Human foamy virus Bel1 transactivator contains a bipartite nuclear localization determinant which is sensitive to protein context and triple multimerization domains

Jun Chang, Ki Jeong Lee, Kyung Lib Jang, Eun Kyeong Lee, Gwan Hyuk Baek, Young Chul Sung

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23 Scopus citations

Abstract

The Bell protein of human foamy virus is a 300-amino-acid nuclear regulatory protein which transactivates the gene expression directed by the homologous long terminal repeat and the human immunodeficiency virus type 1 long terminal repeat. While previous reports suggested that the single basic domain of Bell from residues 211 to 222 and/or 209 to 226 is necessary and sufficient for efficient nuclear localization (L. K. Venkatesh, C. Yang, P. A. Theodorakis, and G. Chinnandurai, J. Virol. 67:161-169, 1993; F. He, J. D. Sun, E. D. Garrett, and B. R. Cullen, J. Virol. 67:1896-1904, 1993), our recent data showed that another basic domain, from amino acid residues 199 to 200, is also required for nuclear localization of Bell (C. W. Lee, C. Jun, K. J. Lee, and Y. C. Sung, J. Virol. 68:2708-2719, 1994). To clarify this discrepancy, we constructed various bell-lacZ chimeric constructs and several linker insertion mutants and determined their subcellular localization. When the region of Bell containing basic domains was placed at an internal site of the lacZ gene, the nuclear localization signal (NLS) of Bell consisted of two discontinuous basic regions separated by an intervening sequence. Moreover, insertion of specific amino acids between two basic regions disrupted the activity of the Bell NLS. On the other hand, Bell residues 199 and 200 were not required to direct the Bell-β-galactosidase chimeric protein to the nucleus when the Bell NLS was appended to the amino terminus of β- galactosidase. These results indicate that the function of the Bell NLS is sensitive to the protein context within which the sequence is present. In addition, we demonstrated that the Bell protein forms a multimeric complex in the nuclei of mammalian cells by using a sensitive in vivo protein-protein interaction assay. Mutational analyses revealed that the regions which mediate multimer formation map to three domains of Bell, i.e., residues 1 to 31, 42 to 82, and 82 to 111. Furthermore, our results show that the region of Bell from residues 202 to 226 prevents Bell from forming a multimeric complex.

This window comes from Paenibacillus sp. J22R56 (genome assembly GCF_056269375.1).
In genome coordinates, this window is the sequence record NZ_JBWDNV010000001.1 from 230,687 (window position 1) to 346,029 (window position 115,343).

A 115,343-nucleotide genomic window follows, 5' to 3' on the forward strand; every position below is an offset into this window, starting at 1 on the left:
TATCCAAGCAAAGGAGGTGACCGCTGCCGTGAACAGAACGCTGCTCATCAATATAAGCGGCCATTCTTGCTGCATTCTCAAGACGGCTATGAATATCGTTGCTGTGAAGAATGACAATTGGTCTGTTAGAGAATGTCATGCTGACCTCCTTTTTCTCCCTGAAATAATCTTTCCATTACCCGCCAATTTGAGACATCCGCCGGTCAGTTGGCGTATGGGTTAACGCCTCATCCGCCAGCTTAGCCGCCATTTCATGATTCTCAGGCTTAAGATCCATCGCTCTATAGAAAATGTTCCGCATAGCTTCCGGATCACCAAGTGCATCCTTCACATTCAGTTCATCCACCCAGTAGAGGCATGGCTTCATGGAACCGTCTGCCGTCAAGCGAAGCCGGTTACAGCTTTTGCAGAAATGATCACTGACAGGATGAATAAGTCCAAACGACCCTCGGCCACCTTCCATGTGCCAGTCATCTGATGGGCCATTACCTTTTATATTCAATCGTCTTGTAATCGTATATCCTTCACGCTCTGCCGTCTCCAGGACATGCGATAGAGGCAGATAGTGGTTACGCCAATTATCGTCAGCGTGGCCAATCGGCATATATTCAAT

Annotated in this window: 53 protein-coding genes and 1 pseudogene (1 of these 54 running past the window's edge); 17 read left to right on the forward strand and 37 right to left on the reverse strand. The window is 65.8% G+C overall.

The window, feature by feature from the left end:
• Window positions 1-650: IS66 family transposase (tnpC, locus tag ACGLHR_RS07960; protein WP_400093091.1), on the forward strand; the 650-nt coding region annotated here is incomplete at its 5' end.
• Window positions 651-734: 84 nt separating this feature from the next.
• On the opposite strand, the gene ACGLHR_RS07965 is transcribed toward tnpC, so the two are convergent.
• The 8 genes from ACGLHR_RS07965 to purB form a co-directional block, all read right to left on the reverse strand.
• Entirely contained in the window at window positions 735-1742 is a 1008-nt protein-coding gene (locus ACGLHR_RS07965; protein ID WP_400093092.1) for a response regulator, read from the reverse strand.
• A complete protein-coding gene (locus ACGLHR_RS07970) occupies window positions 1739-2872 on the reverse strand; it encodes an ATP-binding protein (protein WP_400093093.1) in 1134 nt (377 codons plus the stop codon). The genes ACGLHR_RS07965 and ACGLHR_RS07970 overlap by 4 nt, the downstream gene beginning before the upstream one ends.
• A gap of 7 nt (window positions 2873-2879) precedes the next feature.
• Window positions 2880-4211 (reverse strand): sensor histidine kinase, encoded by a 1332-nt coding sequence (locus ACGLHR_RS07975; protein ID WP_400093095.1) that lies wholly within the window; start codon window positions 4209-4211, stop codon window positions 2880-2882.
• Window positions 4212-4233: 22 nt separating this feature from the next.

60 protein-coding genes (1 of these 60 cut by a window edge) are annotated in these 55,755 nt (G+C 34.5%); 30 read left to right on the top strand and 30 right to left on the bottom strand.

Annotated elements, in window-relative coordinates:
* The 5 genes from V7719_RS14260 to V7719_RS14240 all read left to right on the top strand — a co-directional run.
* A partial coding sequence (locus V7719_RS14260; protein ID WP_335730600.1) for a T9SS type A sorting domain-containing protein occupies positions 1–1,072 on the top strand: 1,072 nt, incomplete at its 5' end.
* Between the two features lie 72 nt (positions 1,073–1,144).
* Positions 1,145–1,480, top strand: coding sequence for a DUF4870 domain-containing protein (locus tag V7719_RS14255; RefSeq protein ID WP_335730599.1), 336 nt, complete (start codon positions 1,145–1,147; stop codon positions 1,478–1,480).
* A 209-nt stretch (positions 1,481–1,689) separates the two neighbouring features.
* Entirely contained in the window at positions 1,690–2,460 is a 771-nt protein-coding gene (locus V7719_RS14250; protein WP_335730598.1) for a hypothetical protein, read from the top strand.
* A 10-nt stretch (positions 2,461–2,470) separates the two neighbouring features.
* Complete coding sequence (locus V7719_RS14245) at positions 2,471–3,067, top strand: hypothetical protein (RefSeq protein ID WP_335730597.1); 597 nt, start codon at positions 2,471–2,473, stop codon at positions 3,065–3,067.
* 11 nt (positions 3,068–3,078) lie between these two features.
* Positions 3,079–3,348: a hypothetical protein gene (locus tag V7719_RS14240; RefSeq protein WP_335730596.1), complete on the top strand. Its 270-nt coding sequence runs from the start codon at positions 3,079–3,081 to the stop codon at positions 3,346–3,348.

Original languageEnglish
Pages (from-to)801-808
Number of pages8
JournalJournal of Virology
Volume69
Issue number2
DOIs
StatePublished - Feb 1995

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